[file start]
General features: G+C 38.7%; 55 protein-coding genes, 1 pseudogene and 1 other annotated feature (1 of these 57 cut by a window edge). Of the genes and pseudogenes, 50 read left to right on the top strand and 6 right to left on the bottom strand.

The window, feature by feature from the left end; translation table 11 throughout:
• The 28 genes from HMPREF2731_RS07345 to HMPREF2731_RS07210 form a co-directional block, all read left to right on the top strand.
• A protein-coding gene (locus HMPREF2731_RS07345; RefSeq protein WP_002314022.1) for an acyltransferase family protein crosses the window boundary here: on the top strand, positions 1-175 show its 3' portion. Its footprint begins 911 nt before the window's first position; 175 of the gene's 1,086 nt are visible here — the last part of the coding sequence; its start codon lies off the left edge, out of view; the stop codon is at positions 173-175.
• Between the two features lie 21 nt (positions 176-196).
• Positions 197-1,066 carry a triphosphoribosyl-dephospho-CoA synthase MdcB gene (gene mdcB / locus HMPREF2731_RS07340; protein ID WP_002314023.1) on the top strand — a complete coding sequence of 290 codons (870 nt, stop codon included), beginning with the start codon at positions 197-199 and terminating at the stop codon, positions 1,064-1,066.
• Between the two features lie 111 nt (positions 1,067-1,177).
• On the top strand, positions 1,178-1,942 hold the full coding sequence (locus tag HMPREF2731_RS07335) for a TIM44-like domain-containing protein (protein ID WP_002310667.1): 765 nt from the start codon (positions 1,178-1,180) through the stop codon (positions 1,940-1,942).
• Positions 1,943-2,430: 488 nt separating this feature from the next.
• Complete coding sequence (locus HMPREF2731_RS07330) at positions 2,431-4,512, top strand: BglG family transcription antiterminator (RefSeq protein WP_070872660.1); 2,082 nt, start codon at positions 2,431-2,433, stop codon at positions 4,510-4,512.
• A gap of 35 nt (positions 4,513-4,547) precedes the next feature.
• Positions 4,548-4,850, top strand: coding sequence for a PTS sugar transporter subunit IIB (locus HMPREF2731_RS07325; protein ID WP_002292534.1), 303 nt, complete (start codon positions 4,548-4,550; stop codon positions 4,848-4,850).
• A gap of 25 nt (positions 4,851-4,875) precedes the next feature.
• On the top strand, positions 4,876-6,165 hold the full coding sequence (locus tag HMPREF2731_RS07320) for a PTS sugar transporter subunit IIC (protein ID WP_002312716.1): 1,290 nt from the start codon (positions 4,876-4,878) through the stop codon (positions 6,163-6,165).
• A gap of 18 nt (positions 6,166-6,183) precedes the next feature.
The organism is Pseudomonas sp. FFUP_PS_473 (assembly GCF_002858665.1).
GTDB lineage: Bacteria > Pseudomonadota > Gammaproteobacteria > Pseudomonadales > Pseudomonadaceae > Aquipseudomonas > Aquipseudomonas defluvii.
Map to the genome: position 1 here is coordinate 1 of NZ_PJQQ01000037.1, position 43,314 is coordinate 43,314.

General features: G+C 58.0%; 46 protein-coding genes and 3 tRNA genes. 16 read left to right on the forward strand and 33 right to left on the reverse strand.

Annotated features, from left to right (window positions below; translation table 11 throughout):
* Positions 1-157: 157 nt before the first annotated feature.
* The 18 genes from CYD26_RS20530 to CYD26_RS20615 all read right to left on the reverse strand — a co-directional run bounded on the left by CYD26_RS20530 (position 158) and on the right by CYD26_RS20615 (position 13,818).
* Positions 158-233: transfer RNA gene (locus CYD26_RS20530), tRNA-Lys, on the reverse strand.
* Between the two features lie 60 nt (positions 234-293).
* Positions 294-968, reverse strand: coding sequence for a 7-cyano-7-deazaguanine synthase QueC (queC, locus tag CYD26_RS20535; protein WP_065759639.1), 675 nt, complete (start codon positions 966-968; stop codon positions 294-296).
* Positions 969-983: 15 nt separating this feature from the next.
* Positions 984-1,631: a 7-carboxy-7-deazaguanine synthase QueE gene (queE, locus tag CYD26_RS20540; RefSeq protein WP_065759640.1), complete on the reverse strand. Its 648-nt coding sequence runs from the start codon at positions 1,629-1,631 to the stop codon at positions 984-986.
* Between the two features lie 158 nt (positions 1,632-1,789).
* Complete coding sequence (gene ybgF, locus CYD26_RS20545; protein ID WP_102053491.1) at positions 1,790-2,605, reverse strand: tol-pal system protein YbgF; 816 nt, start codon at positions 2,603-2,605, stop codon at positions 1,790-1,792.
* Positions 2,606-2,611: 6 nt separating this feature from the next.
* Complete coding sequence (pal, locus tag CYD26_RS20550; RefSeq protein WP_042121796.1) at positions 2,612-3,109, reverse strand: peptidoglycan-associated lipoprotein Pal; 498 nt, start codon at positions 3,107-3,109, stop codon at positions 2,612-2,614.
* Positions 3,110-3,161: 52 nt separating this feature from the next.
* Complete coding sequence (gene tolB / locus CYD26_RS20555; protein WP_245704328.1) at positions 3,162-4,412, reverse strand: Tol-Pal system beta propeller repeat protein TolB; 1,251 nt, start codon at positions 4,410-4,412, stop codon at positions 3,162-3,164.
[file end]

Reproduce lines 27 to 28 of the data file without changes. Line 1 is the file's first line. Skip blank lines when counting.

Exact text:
* Positions 984-1,631: a 7-carboxy-7-deazaguanine synthase QueE gene (queE, locus tag CYD26_RS20540; RefSeq protein WP_065759640.1), complete on the reverse strand. Its 648-nt coding sequence runs from the start codon at positions 1,629-1,631 to the stop codon at positions 984-986.
* Between the two features lie 158 nt (positions 1,632-1,789).